Drastic cuts planned as California state government announces huge deficit increase

By David Brown
14 May 2012

This weekend, Democratic California Governor Jerry Brown announced that the predicted state budget deficit has ballooned from $9.2 billion to $16 billion, in the space of just four months. State revenues fell far short and expenses significantly exceeded predictions made in January.

In a video posted on YouTube Saturday, Jerry Brown blamed the increased expenditures on court cases preventing some of his budget cuts, particularly to social services. He also boasted about the billions he cut, in collaboration with the state legislature, from welfare and MediCal.

With an additional $7 billion of deficit to cover, Brown made clear that more savage austerity was planned. “We will have to go much further and make cuts far greater than I asked for at the beginning of the year.” Details of Brown’s proposed cuts will be released on Monday morning.

The governor also noted that “state spending is now at its lowest level in decades,” and that Standard & Poor’s increased the state's credit rating last February, contingent on passage of $12.5 billion in spending cuts.

In addition to cuts to social spending, Brown announced last week his desire to make a 10 percent cut to state employee costs. The governor hopes to enforce his attacks on workers by working with the major unions, and the union executives are only too happy to oblige.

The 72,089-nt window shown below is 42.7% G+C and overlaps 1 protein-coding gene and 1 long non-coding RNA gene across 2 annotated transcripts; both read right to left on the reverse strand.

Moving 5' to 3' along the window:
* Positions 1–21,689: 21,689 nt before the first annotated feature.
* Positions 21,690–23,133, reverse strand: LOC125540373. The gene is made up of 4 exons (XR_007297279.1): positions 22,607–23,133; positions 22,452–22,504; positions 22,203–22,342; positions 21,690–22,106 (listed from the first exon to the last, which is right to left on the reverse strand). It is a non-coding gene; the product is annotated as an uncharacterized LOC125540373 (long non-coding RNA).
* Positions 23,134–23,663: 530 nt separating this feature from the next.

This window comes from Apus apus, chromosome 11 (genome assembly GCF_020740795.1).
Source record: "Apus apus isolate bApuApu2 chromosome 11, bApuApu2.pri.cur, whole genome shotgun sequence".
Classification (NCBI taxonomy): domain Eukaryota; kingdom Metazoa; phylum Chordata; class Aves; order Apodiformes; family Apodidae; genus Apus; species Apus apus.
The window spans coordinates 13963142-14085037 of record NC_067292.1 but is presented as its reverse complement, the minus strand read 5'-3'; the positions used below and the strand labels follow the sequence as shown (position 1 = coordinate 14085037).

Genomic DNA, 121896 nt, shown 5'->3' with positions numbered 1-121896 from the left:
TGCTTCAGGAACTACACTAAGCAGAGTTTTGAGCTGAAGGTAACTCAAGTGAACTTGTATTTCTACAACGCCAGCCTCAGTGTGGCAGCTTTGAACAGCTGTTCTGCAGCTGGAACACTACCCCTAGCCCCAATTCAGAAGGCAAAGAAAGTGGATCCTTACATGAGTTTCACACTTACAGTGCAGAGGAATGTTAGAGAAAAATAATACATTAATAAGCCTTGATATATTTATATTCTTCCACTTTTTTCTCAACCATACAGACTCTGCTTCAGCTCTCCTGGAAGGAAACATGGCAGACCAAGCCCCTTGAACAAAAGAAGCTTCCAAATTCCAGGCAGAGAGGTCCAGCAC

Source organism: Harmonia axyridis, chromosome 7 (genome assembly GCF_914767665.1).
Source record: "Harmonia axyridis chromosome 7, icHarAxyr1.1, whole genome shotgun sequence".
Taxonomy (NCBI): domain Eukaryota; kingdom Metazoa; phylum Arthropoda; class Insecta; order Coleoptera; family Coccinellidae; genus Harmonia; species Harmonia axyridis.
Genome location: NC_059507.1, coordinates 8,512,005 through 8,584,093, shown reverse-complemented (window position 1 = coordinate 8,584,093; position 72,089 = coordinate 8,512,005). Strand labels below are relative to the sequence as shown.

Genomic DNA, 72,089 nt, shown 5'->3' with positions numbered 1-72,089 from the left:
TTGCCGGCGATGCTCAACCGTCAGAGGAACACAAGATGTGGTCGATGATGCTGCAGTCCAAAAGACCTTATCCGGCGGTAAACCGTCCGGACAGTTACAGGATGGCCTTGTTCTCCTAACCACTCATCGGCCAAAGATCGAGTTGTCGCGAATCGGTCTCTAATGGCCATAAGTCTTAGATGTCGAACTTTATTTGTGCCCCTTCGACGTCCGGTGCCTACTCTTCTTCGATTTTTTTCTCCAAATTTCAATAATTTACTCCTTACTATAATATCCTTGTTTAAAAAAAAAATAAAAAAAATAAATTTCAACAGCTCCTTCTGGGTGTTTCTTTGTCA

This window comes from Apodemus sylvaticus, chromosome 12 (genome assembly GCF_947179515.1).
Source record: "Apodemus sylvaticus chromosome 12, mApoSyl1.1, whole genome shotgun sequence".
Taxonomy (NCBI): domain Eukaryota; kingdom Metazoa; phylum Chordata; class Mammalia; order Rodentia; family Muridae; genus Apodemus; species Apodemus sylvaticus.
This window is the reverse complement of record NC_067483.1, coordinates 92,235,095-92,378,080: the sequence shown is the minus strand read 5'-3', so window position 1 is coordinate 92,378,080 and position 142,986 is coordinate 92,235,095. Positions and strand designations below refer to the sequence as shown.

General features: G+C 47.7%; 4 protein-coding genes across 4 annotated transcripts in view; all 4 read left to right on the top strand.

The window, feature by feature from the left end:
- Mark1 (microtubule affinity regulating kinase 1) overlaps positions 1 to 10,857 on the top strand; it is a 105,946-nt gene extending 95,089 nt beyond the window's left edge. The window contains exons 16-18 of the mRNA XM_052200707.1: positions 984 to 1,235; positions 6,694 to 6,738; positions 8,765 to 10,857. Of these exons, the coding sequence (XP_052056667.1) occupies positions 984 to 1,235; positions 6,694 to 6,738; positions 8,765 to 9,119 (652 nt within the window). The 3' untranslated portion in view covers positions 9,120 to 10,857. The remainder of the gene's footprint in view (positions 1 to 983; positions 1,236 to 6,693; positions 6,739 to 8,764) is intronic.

Yvonne Walker, the president of Service Employees International Union Local 1000, which represents 95,000 state employees, wrote in a memo to members: “Under the previous governor [Arnold Schwarzenegger], our input was not sought, in fact, it was dismissed. Under Gov. Brown, we have a seat at the table. We have offered our own proposals to deal with this crisis.”

In the same memo, Walker lists as an example of the SEIU's proposals, “implementing a four-day, 40-hour workweek”—in other words, giving up the 8-hour day.

Further cuts in public education are almost certainly in store. Both higher education and K-12 schools have had their budgets cut by billions over the past four years, with higher education receiving an 11.7 percent cut last year alone. Tuition has skyrocketed at colleges and universities, sparking student protests, while teacher-student ratios and staff have been decimated at the K-12 levels.

Brown will also push for his proposed tax changes, including an increase in the state sales tax (which primarily targets the working class) and a slight tax increase on high incomes. He will present the tax changes as the only way to save California's education system from more cuts.

Brown's proposal in January included $4.8 billion in trigger cuts if voters didn't approve his tax increases. Now, even if the taxes get passed, there will still be an outstanding deficit of at least $7 billion.

Any promises from Brown to “spare” education funding at its abysmally low current levels must be viewed within the political reality of the bipartisan determination to make the working class pay for the economic crisis.

The announcement of the deficit increase in California underscores the deep and persistent financial crisis facing states throughout the US. Mass layoffs of government workers have already contributed significantly to the disastrous jobs crisis in the US. Meanwhile, the Obama administration has rejected any further federal assistance, while both big business parties are absolutely opposed to any significant increase in taxes on the wealthy. This makes further drastic austerity measures inevitable.